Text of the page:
Helping clients to build self esteem and confidence is something I do a lot of, probably because it's an area in our lives that most of us feel we could do with improving on.
So below are a few tips and exercises I use on myself and with my clients and because we all respond differently you might find some will resonate better than others. Just give one or two a try and start to get an idea of what works best for you. Like learning anything new, some will need a bit of practice before you get to see results.
Most importantly remember we all have a choice in nearly every situation, even if it appears we don't. It might be a choice that takes a big leap of faith and gets you out of your comfort zone...but once you have done it it's likely to be easier and less scary the next time.
So in no particular order:
1) Use your imagination
Go back and find a time from your past when you felt the way you want to feel now and vividly re-live it as if you were back there again. Remembering the feeling from that past event is the most important part so it can be something very different in context and still be really helpful to your current situation. Close your eyes give yourself a quiet space and allow your mind to go back to the earlier time. Be as specific as possible and try and remember all of the details and use all your senses; what you were doing, how it felt, what else you can see was going on that confirms the positive experience, what you can hear and what other people might have said to you during and after that experience. Most of all focus on how great it felt to you and then, if you can, focus on whereabouts in your body you have the good feeling.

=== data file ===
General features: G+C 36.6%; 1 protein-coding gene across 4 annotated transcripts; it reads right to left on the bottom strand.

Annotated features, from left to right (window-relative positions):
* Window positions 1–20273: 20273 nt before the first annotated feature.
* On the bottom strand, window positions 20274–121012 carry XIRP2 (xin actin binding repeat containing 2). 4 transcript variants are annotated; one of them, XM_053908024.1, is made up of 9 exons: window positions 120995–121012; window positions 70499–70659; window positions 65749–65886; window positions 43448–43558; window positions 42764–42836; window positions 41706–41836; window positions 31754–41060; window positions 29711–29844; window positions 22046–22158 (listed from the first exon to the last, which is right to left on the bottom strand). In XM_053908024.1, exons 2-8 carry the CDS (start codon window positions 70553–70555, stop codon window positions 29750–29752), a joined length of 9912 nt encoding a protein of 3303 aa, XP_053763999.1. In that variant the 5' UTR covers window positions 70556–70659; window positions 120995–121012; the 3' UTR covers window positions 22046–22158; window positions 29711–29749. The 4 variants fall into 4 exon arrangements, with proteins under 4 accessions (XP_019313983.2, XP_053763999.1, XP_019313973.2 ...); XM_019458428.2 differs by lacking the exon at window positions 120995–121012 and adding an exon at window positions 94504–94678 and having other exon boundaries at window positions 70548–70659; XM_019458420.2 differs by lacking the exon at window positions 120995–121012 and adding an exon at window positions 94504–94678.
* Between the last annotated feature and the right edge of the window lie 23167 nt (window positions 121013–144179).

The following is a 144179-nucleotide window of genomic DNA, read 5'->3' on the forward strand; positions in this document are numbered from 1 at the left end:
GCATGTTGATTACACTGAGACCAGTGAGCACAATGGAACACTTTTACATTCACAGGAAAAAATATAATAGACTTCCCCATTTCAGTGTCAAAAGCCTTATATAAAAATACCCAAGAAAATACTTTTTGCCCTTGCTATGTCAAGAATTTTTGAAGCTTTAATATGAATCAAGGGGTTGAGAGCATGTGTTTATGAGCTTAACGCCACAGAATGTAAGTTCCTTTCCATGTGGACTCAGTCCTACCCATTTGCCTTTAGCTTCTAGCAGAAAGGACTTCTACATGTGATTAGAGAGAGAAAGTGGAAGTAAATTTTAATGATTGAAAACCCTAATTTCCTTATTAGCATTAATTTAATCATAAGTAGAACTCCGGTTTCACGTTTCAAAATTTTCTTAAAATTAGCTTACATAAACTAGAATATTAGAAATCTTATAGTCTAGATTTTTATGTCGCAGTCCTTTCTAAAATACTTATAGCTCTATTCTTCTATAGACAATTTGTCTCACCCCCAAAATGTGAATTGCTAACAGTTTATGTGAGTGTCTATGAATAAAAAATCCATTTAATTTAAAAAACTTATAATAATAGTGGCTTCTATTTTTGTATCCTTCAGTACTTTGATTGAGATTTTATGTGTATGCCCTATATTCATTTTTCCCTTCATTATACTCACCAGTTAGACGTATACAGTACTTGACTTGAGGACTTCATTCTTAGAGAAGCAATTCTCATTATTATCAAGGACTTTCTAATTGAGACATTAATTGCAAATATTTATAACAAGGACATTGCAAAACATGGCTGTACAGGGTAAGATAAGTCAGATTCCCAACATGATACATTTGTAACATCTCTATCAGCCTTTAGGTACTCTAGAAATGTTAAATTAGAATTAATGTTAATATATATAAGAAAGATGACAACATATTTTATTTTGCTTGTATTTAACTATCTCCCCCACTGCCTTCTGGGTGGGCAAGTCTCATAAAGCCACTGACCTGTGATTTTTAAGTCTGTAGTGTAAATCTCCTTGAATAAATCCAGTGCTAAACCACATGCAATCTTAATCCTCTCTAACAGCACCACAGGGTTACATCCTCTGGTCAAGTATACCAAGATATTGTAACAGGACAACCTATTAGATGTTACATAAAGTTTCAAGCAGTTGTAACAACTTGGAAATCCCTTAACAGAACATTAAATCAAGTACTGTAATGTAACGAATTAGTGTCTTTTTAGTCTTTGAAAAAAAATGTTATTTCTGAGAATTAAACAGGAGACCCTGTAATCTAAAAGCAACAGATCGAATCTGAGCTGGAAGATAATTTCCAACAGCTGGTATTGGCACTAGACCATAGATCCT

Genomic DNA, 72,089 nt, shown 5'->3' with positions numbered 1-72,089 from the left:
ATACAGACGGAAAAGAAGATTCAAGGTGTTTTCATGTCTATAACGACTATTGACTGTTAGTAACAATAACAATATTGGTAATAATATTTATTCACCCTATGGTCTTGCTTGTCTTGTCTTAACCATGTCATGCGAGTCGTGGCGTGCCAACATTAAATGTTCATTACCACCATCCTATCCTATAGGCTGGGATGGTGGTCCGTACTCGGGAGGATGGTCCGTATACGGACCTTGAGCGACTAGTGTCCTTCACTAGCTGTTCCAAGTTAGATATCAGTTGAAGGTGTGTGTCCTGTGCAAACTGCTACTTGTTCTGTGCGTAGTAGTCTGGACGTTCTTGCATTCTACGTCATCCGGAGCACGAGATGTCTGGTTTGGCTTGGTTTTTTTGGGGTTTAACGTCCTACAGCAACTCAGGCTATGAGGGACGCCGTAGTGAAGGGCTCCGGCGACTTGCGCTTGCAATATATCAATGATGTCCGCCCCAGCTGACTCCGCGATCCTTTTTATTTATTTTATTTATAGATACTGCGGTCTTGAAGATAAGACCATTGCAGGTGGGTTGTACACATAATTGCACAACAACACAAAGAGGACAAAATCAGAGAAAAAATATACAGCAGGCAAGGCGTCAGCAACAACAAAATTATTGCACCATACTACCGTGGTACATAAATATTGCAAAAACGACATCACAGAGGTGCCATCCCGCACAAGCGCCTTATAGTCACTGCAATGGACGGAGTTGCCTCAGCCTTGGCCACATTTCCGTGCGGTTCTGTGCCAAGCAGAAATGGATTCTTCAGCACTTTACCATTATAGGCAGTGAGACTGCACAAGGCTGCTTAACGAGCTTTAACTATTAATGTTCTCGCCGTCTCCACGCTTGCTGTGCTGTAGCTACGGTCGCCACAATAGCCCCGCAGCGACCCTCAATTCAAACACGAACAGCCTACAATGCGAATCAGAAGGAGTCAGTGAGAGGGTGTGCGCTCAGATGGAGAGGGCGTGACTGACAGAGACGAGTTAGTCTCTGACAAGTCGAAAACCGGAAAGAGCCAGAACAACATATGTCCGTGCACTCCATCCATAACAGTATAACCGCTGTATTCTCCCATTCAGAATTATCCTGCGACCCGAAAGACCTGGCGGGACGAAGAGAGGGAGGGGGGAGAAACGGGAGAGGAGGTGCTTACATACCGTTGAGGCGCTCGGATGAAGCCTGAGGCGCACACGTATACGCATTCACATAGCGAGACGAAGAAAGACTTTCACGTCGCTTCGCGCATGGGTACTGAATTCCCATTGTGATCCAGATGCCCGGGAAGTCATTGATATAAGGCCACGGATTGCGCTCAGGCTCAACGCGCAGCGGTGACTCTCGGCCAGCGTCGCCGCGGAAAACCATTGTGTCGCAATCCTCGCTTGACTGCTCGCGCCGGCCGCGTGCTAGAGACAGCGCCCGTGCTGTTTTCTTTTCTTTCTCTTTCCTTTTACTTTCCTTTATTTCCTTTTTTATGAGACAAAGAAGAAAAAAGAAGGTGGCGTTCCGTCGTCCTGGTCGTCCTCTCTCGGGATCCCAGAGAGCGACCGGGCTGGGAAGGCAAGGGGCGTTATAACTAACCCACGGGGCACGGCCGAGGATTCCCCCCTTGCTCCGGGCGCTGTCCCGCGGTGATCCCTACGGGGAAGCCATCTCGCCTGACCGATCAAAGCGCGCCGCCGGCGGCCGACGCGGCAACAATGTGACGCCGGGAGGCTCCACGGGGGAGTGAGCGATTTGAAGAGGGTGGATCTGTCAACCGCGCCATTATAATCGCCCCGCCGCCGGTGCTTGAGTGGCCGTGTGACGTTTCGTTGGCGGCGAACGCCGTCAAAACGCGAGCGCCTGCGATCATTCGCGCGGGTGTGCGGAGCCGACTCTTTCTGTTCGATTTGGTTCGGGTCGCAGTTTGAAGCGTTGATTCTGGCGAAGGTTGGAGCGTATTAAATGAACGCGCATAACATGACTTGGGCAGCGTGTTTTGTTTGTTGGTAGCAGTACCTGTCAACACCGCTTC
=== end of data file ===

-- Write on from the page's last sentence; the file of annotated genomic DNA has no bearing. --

If you practice this enough you will soon have a great resource to call upon almost instantly! Alternatively if you don't have a good example from your past just imagine that you have already done what you want to be doing, in a way that was really successful for you and use that as an example for the exercise.
2) Monitor that inner critic
Quite often we will blow our feelings, thoughts and actions out of all proportion by letting our negative chatter take over. Instead start to be aware of your inner critic, just noticing it first of all. Once you get better at noticing that happening you can start to monitor your inner critic and check to make sure what it's saying really is accurate! This is different than trying to control it which is rarely helpful.
So look at your inner critic from an external, unemotional perspective like a lawyer in court asking lots of detailed questions to make sure it has it's facts right. Be alert to any vagueness or generality such as 'this always happens to me' or ' I'm terrible at this'. Instead look for exceptions so for instance when does this not happen to me and what is different about those times or check to see when there are times when you weren't terrible at it even if you still could have been better. The key is to look for and find evidence that proves your inner critic wrong even if it's just slightly wrong. This is a really powerful way of releasing and lessening those unwanted negative thoughts.
3) Redefine failure